Official Review: Dont Panic Its Organic by Dr. Andy Lopez

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Libs_Books
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Official Review: Dont Panic Its Organic by Dr. Andy Lopez

Post by Libs_Books » 22 May 2018, 12:07

[Following is an official OnlineBookClub.org review of "Dont Panic Its Organic" by Dr. Andy Lopez.]
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2 out of 4 stars
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Don't Panic! It's Organic! by Andy Lopez is a mine of information about organic gardening. Lopez is clearly an authority on the subject, and a passionate enthusiast and advocate. Many of his key ideas are expressed in simple, easily remembered slogans, the most important of which is probably: healthy soil = healthy plants. So far, so good.

Unfortunately, the book has not really been designed, written and edited in a way that makes it an easy-to-use practical handbook. It is poorly structured, rambling and repetitive. For instance, to my way of thinking, if someone has already committed to buying a book on organic gardening, they surely do not need to be subjected to repeated admonitions - in large print, bold print AND CAPITALS - not to use chemical fertilizers.

One of Lopez's key points is to do with something called Brix, which one measures with a device called a refractometer. Now this is, I think, quite cutting-edge stuff. Certainly, I'd never heard of it, but I'm just a hapless amateur. More significantly, most of my gardening friends hadn't heard of it either, and one of them used to run a commercial market garden. In fact, the only other person I found who knew all about this is someone employed locally to advise farmers. In other words, Brix is going to be new concept for many of the book's readers. Yet, astonishingly, although he promises on page 10 that "you will know what Brix is and how you can use it for your garden"', and although he makes constant references to it, Lopez makes you wait until page 141 before actually explaining what Brix is all about.

One thing that's not really clear is what kind of readership the book is aimed at. There were times when I wondered what complete beginners to gardening would make of the book. I imagined them scratching their heads over advice such as: “You can rotate the soil every few years.” On the other hand, how much of a beginner would you need to be to have it pointed out that it might be quite a good idea to have your vegetable patch near your kitchen?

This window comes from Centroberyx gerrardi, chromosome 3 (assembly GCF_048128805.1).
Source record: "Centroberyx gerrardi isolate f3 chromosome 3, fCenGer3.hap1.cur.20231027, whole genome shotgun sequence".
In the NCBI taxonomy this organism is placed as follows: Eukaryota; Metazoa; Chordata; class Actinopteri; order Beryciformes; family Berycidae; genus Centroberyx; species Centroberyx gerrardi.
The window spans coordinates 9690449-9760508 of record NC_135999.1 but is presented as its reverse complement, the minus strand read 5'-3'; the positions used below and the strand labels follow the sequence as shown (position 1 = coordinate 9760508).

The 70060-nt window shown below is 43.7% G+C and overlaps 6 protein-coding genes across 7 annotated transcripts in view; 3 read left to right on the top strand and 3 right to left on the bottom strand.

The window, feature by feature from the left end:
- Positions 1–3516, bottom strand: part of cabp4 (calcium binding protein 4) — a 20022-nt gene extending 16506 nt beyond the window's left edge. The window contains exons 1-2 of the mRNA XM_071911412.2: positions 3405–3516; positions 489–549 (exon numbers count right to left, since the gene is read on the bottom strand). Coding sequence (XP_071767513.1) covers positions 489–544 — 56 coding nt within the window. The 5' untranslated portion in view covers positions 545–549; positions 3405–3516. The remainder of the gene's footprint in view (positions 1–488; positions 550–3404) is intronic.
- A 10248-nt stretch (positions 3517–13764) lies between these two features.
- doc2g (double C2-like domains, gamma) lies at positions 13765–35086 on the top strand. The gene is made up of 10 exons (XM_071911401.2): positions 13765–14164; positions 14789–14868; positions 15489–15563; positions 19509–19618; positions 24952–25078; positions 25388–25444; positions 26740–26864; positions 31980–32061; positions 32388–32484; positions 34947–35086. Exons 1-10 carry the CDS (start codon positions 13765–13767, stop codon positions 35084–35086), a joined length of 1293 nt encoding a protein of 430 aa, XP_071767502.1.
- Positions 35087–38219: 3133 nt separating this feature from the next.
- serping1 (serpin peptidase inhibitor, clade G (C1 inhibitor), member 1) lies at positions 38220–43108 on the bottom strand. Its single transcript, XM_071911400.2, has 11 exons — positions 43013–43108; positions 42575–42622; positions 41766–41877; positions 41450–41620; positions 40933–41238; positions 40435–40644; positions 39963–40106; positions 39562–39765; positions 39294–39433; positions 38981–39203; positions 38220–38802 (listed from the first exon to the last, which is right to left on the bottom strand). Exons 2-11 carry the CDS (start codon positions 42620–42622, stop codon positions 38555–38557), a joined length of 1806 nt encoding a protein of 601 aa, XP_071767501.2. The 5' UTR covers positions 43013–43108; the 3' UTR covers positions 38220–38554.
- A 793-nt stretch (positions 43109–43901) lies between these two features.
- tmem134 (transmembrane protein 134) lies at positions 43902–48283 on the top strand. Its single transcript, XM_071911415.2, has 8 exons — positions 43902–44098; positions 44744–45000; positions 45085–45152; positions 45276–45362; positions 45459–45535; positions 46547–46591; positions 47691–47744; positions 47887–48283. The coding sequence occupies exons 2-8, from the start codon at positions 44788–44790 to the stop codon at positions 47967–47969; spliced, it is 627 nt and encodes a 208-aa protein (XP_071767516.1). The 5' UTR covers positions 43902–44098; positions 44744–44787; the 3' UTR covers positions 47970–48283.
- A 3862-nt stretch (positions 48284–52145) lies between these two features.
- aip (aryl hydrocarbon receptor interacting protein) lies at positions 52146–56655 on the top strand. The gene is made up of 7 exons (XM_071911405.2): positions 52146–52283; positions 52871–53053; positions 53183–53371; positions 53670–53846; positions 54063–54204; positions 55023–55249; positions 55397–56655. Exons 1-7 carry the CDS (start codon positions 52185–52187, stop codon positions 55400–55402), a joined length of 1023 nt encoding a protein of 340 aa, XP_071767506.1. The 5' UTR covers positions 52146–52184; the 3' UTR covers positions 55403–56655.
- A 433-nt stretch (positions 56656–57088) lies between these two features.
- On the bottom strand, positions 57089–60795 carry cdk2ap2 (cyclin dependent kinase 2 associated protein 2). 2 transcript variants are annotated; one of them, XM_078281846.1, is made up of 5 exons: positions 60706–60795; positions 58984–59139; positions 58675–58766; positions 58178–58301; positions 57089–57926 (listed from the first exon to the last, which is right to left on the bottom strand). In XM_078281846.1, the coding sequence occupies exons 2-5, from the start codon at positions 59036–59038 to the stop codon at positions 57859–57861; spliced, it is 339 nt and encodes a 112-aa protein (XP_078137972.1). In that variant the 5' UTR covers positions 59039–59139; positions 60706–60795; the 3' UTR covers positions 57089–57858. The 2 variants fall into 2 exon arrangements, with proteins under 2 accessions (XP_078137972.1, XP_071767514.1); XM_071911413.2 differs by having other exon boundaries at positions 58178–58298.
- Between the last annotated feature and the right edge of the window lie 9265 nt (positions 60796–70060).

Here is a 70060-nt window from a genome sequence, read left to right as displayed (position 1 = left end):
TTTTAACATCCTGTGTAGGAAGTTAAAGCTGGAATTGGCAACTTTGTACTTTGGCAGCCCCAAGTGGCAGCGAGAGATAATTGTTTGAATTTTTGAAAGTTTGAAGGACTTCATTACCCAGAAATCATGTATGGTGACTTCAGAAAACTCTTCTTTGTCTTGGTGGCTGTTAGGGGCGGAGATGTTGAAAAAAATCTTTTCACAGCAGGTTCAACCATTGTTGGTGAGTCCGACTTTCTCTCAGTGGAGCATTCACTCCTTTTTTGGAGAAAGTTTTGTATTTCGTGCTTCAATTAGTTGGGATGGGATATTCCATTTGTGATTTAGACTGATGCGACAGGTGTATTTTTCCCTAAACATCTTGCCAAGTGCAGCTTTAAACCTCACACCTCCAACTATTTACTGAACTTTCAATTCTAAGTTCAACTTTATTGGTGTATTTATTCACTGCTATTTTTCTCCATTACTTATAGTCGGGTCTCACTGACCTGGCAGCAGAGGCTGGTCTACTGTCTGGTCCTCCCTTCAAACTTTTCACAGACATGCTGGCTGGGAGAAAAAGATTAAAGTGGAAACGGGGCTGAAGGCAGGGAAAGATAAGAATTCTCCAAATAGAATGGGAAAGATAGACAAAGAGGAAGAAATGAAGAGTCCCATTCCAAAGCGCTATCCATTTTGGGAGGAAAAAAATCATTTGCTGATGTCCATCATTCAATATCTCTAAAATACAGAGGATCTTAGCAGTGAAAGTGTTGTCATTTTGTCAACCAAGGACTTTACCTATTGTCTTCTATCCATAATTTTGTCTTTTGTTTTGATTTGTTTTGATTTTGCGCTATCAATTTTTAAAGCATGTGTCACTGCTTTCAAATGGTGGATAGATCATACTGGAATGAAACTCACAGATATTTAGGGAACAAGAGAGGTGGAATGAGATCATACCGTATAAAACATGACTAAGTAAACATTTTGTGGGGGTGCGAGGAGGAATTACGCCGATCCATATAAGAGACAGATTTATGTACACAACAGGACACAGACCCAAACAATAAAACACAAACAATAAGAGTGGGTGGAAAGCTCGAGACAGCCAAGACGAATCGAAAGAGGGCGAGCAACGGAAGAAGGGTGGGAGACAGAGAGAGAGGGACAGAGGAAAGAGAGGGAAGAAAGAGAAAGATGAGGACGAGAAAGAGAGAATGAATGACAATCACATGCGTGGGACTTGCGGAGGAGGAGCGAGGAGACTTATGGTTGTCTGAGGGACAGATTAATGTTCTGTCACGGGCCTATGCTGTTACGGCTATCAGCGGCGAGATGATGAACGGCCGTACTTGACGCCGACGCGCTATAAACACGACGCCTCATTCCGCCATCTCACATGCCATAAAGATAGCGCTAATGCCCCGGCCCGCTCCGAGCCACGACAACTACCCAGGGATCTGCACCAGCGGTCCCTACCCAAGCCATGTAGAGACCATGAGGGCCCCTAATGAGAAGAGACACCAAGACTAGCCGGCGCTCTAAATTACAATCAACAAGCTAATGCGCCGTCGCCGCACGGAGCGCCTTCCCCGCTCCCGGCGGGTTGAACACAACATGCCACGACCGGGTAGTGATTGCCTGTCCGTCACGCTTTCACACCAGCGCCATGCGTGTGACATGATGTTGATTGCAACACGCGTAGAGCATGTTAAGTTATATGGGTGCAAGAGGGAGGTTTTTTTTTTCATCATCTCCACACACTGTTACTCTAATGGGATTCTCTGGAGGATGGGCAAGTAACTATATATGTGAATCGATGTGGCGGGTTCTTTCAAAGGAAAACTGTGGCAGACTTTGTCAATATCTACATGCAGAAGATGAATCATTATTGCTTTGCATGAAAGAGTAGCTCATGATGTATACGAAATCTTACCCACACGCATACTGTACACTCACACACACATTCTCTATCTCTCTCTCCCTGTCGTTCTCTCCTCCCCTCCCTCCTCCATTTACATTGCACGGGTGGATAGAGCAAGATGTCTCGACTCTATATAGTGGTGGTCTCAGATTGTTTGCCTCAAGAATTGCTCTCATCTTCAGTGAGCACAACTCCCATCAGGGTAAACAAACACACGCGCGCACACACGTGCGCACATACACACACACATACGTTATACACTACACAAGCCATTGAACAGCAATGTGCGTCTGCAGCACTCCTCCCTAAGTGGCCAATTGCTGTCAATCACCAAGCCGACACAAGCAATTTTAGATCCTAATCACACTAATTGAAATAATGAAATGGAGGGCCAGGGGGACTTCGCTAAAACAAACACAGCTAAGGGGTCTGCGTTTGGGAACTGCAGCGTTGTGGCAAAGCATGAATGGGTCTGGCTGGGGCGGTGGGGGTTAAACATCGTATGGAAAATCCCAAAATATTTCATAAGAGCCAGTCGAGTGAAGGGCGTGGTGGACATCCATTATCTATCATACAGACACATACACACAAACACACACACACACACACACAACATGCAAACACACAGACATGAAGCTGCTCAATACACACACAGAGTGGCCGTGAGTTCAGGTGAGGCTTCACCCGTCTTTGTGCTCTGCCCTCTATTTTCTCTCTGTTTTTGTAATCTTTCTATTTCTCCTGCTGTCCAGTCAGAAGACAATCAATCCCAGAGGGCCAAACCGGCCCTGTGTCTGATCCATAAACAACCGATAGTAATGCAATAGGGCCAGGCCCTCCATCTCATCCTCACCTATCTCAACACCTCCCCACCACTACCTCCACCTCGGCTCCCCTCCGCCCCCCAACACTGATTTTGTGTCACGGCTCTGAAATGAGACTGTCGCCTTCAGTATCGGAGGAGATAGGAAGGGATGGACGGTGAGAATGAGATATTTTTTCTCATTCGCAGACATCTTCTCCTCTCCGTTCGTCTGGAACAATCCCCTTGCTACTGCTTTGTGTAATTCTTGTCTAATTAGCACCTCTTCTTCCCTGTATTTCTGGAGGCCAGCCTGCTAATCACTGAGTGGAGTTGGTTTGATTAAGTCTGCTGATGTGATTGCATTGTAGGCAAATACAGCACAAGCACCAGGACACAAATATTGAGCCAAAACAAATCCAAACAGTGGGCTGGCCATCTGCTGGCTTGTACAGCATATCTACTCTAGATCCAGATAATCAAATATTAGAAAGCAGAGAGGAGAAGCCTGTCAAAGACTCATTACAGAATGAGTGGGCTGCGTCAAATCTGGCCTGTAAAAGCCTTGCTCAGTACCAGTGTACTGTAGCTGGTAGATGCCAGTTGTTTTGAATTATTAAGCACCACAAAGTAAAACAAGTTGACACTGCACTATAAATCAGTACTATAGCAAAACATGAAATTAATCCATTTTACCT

Some of the advice is incredibly detailed; Lopez is undoubtedly the go-to man for natural ant control, for example. At other times the advice is maddeningly vague and off-hand. For example, when advocating a “mineral-rich solution”, he helpfully adds, “email me for the one I use.” I wanted to say: "Dude, they bought the book! Just tell them what your mineral-rich solution is!" Actually, later on, there is a recipe for a SuperSeaweed feed (which may or may not be a different thing). Lopez, rather engagingly, tells us that it's slightly different from the one he sells, but will still give “really great results.”

If you already garden in a big way, perhaps commercially, and are thinking about converting to organic methods, this book might be helpful. If you're just an ordinary small-scale gardener, you can pick up some key tips and learn a lot about the whys and wherefores of the organic method. The problem is, though, that you have to wade through nearly 400 pages of verbiage to find all the crucial bits of information that could have been neatly, simply and clearly fitted into less than half that space. So, if you're a practical person who finds reading a bit of a chore, this is definitely not the gardening book you need. The illustrations, though charming, are not in any way illuminating or helpful, and, amongst its other failings, the book is in grave need of a professional proof-reader. A proper index (rather than an elaborated version of the table of contents) would also be a great help. Despite the horticultural wisdom on offer, the chaotic organisation and the errors are so infuriating and unhelpful that I can only I give this book a rating of 2 out of 4 stars. If it were radically cut down and edited, with useful illustrations, it could be a best-seller and make a real contribution to advancing the planet-saving practices that Lopez clearly so genuinely holds dear.